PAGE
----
NERD: It has been felt that the very instinct for gaining knowledge is drastically low among students once they clear JEE. Do you think that efforts like ‘Anveshika’ can regain their interest in science?

Dr. Verma: The roots for this problem lie in the school education, which is unable to set a nice goal for the students. I receive mails from students of class 11 and 12 that the goal of their life is to crack JEE. These are all false targets. Once the goal is achieved, they have nothing to do.

The education in science has such a beautiful path to follow, but science is taught in history fashion in schools. The bigger joy of discovering nature is not experienced and put forth.

“Target of cracking JEE is a false target.”
Anveshika is essentially an open ended laboratory where uncommon experiments are set up without constraints of any board syllabus or examination. New experiments are continuously evolved as and when any idea strikes the students or the teachers. Students in classes 9, 10 and 11 need to work in such areas.

NERD: What do you feel has been the most important contribution by you to the scientific community in terms of your research area?

Dr. Verma: Science is a very vast subject and I really enjoy it. Even a small piece of discovery by me gives me immense pleasure and I feel myself to be a part of the great scientific community all across.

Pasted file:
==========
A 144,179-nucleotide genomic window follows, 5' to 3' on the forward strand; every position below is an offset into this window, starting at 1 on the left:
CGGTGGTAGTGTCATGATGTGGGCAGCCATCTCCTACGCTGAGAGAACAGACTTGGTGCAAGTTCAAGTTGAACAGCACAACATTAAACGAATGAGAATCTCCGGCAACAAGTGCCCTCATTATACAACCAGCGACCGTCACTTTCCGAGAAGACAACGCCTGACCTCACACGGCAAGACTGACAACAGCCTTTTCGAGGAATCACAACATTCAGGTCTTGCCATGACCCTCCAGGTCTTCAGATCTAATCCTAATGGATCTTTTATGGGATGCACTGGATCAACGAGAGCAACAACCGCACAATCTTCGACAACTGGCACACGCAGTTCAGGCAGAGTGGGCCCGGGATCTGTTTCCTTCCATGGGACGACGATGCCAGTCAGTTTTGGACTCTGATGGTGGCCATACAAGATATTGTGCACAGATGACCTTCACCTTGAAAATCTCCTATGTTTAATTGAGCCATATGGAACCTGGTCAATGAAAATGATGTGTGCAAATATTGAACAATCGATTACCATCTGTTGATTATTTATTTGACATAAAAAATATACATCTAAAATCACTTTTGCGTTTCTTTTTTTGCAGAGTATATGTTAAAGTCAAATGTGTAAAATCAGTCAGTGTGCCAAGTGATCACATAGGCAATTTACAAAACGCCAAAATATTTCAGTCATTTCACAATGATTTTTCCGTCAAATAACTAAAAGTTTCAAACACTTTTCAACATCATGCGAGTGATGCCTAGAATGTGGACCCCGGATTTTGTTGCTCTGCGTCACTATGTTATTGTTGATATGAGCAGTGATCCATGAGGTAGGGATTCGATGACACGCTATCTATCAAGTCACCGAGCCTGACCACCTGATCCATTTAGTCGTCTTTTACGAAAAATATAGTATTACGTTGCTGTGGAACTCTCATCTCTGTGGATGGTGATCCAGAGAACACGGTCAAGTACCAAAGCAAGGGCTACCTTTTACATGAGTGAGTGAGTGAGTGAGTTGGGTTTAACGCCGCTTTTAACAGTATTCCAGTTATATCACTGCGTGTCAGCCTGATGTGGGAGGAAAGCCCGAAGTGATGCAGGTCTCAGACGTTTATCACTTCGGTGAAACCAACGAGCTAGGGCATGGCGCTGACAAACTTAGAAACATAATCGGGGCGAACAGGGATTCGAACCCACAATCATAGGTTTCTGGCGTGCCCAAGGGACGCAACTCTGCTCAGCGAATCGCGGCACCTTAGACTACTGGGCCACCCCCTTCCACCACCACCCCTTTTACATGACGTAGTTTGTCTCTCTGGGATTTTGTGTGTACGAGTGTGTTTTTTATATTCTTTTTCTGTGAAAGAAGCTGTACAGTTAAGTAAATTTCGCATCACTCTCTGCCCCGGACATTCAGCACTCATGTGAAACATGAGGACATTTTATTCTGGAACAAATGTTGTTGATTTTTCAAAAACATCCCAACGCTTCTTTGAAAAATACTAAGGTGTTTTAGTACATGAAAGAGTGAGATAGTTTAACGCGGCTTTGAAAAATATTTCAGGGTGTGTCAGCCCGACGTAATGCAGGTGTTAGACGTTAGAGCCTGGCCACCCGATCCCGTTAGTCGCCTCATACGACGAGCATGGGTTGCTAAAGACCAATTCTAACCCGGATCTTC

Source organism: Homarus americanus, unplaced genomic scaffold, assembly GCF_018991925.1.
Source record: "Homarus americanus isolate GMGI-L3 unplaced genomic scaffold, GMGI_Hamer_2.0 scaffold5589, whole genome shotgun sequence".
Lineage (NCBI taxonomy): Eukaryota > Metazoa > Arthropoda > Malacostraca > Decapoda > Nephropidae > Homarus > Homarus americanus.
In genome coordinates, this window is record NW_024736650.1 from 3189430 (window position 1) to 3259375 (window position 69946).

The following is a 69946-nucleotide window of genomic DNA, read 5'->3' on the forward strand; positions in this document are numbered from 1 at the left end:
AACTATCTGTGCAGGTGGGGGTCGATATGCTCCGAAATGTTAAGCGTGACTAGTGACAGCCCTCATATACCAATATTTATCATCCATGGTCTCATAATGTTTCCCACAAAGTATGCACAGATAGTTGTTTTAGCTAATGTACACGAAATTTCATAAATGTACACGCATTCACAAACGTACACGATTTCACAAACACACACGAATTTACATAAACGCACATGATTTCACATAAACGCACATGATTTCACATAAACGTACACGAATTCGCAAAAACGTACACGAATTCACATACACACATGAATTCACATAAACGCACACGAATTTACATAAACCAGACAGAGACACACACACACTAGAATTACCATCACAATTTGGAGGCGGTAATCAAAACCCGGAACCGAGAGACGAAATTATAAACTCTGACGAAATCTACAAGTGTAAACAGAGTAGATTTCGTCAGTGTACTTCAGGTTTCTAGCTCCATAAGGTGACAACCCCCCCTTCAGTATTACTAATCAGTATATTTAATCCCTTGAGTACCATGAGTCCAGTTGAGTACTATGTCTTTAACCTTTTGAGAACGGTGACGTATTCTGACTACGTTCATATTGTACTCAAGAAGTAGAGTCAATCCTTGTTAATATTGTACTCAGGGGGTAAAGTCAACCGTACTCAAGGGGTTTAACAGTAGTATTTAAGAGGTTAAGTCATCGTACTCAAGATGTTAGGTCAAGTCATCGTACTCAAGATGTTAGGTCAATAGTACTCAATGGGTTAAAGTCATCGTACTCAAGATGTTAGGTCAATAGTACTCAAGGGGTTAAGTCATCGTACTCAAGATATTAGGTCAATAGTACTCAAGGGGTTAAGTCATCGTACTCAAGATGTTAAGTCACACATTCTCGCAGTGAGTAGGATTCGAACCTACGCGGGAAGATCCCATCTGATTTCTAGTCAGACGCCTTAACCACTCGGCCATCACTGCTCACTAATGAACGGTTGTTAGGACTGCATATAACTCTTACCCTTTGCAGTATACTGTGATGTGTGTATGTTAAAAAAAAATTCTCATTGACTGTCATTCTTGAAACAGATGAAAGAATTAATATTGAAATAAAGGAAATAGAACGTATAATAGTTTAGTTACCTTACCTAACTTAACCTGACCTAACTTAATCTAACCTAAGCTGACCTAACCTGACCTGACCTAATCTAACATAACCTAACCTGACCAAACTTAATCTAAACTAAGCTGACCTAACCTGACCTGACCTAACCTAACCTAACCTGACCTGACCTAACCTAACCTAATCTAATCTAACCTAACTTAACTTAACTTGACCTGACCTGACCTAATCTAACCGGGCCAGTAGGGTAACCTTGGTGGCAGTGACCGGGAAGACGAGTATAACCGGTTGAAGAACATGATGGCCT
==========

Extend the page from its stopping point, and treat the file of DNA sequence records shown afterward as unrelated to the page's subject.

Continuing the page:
NERD: Your home page states that the present education system in the country lacks the basic elements of practical knowledge, ethical and virtuous values. What pedagogical techniques or improvements would you suggest at IIT Kanpur?

Dr. Verma: Well, as you see, it is too late for students as they are already forged by 15 years of school education. Yet, we can try. When I take the first year B.Tech course on physics, I perform small experiments in class to correlate theory with practical, and tell them stories about the interrelation of different aspects of education.

Just pumping in information is not the pedagogy to be followed with IIT students. They probably need no professor for it. But we give them too much of information and no education. The music masters teach one ‘Raga’ to their disciples and rest is left to their creativity. Such pedagogy needs to be implemented here too.